ST. JOHN'S, NEWFOUNDLAND, CANADA — A faulty tail rotor was to blame for the helicopter crash off Canada's east coast earlier this year that killed 17 people, federal investigators said Thursday.
The Transportation Safety Board found severely damaged tail rotor driver gears led to the deadly March 12 crash.
"Without that tail rotor drive, your directional control ability is much more difficult," said lead investigator Mike Cunningham. "In other words, the nose is going up, then the nose is going down and it's rolling to the left and it's rolling to the right."
The tail rotor also helps keep the helicopter in the air, Cunningham said.
The Sikorsky S-92A helicopter, piloted by two crew members, crashed about 65 kilometers (40 miles) southeast of St. John's, Newfoundland, as it was carrying workers to two offshore oil platforms.
Investigators also found floatation devices failed to deploy when Cougar Flight 491 crashed, leaving the helicopter to sink into the ocean.
Earlier, officials had found two titanium mounting studs that attach to the main gearbox had cracked before the aircraft slammed into the ocean.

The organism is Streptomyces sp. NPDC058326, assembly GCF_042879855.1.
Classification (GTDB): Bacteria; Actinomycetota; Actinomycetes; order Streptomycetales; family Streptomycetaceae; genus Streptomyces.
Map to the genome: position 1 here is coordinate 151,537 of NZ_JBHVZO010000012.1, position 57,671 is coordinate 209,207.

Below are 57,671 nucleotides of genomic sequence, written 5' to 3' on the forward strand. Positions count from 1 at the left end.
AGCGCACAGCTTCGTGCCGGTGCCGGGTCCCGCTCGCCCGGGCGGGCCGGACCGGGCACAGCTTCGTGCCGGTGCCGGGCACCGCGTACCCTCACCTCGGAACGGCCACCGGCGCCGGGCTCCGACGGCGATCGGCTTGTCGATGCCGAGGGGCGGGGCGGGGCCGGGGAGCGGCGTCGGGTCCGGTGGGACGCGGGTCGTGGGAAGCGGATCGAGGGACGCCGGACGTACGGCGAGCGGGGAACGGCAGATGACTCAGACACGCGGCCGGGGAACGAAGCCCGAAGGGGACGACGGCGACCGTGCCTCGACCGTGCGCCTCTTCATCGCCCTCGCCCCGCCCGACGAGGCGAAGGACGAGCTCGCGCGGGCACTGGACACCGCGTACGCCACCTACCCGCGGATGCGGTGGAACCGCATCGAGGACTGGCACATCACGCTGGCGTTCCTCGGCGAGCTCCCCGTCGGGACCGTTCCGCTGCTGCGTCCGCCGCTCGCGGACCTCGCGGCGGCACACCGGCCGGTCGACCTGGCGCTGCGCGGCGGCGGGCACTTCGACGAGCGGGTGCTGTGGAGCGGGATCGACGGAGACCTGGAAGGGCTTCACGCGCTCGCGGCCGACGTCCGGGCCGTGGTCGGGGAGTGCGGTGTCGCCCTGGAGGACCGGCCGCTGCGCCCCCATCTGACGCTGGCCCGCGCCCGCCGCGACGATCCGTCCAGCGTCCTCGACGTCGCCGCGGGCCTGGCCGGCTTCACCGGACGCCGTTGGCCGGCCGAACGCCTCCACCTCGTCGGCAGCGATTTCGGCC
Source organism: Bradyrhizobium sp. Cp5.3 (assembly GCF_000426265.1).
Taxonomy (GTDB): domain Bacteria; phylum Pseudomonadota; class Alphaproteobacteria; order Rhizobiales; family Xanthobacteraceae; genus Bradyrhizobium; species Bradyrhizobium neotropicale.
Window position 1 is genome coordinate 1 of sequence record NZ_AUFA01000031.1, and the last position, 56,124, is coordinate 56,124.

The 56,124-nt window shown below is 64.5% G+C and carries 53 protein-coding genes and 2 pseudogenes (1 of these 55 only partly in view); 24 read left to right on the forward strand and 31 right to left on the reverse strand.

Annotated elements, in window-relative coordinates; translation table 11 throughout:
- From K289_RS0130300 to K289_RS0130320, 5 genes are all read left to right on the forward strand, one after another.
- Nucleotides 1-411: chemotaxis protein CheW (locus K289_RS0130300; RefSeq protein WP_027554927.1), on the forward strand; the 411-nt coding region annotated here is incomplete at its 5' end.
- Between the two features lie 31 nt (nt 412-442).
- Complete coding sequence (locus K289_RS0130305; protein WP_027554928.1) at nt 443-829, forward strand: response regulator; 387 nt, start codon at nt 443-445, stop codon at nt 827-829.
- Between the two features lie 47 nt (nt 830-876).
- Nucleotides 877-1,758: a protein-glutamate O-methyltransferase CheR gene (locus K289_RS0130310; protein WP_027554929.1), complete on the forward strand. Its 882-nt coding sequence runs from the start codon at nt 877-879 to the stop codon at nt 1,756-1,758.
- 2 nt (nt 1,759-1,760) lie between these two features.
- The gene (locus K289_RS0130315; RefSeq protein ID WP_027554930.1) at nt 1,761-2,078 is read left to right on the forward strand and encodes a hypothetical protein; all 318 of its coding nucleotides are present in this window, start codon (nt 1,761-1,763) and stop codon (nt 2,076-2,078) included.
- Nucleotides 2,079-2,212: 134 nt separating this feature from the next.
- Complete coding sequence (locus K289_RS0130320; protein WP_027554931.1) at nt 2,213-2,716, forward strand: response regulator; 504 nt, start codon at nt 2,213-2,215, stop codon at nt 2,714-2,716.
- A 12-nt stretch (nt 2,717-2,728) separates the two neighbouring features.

The loss of the studs would lead to a rapid loss of oil pressure and eventual loss of control of the helicopter, said agency officials.
Investigators are still trying to determine the origin of the cracks in the studs.
U.S. aviation officials have since ordered all titanium mounting studs on that model helicopter be replaced with steel as a result.
The families of 15 passengers who died in the crash and the one survivor, Robert Decker, are suing Sikorsky, Keystone Helicopters, and their parent company, United Technologies Corporation.
A public inquiry has also been launched to examine safety conditions for offshore oil workers.
Between 2002 and 2005, commercial helicopter sales rose from about $100 million to $600 million (euro473 million) for Sikorsky, the Stratford-Connecticut-based subsidiary of United Technologies Corp.
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